Everyone, especially runners, can benefit from hip conditioning, even if you don’t currently have any hip concerns. Stretching and strengthening the muscles in this area helps build stability and flexibility so you can move with ease and avoid injury. Weak hip muscles are common and made worse by the sitting that so many of us do at work. On the other end of the spectrum, athletes who overuse their hips can also experience pain and injury. Here are some of my favorite hip exercises that can help everyone, especially runners, to build strong hips.
Exercises to Build Strong Hips
Lateral Leg Raises: lie on your right side. Lift your left leg to about 45 degrees in a controlled manner, then lower. I do 30 reps per side. An advanced version of this exercise uses an exercise band around your ankles to increase the resistance.
Clam Shells: lie on your right side with your knees together and a theraband around your thighs. Your thighs should be about 45 degrees from your body and your knees bent at 90 degrees. Open your legs like a clam shell but don’t move your pelvis – the motion should not rock your torso or pelvic girdle. Keep it slow and controlled working up to 30 reps per side.
Elevated Clam Shell: A more advanced version of the clamshell is to thighs should be about 90 degrees from your body and your knees bent at 90 degrees. Then lift your feet about 1 foot above the floor and then open your legs like a clamshell. Try this without a band around your thighs progressing to using a band. Again keep it slow and build up the reps as you progress.
Hip Bridge: Lie face up on the floor, with your knees bent and feet flat on the ground. Keep your arms at your side with your palms down. Lift your hips off the ground until your knees, hips and shoulders form a straight line. Squeeze those glutes hard and keep your abs drawn in so you don’t overextend your back during the exercise. Hold your bridged position for a couple of seconds before easing back down.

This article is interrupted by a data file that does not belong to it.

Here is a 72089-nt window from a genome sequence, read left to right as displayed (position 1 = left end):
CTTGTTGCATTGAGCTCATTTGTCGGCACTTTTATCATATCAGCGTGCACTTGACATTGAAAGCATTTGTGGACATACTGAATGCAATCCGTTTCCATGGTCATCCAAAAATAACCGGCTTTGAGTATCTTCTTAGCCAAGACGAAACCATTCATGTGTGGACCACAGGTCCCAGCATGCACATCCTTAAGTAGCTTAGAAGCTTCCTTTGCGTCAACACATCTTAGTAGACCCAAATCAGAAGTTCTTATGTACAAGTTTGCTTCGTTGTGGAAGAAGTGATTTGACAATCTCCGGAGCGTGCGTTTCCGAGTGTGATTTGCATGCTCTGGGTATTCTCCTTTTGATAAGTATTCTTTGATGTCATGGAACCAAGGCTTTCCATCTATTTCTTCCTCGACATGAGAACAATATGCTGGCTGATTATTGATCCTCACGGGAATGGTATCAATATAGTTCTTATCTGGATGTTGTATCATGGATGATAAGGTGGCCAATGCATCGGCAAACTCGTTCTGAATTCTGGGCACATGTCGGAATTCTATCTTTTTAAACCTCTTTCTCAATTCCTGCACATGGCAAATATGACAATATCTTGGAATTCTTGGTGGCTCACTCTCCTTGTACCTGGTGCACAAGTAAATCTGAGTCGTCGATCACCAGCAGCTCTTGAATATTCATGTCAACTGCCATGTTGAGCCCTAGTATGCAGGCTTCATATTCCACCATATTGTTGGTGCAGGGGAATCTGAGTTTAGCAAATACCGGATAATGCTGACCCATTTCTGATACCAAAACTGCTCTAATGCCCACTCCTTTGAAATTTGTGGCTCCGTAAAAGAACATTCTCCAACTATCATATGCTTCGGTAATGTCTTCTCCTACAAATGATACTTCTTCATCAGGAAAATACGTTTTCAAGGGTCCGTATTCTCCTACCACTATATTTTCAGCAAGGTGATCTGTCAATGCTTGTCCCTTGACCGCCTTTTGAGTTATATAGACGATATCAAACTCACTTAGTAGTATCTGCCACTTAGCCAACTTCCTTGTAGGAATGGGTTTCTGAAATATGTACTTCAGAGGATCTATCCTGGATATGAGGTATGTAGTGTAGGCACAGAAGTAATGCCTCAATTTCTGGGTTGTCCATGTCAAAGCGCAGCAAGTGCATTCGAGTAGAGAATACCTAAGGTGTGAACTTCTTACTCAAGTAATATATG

One-Legged Hip Bridge: This is an advanced version of the hip bridge described above. This involves lifting one leg off the floor to about a 45-degree angle and lifting your hips off the floor with the other leg.
- Side-Steps: with a theraband around your ankles and knees slightly bent, take ten steps laterally. The band should be tight enough so it provides constant resistance during all steps. Still facing the same direction, take another 10 steps in the opposite direction.
One-legged Squats: The key to a successful squat is to not lean forward, keep the motion slow and controlled, and make sure your knee does not collapse inward. To practice the correct form, try performing a two-legged squats standing a few inches from a wall so that your knees cannot move forward.
Hip Hikes: Stand on your right foot. With your pelvis in a neutral position, drop the left side so it is several inches below the right side of your pelvic bone. Activate your right hip muscle and lift your left side back to its neutral position doing 20 reps per side. It is important to hold both knees straight and drop the leg from the hip. Think of this as tilting your waistline.
There are many more options for these exercises to explore as you progress. Work with your coach to find ones that will make you a stronger runner through stronger hips.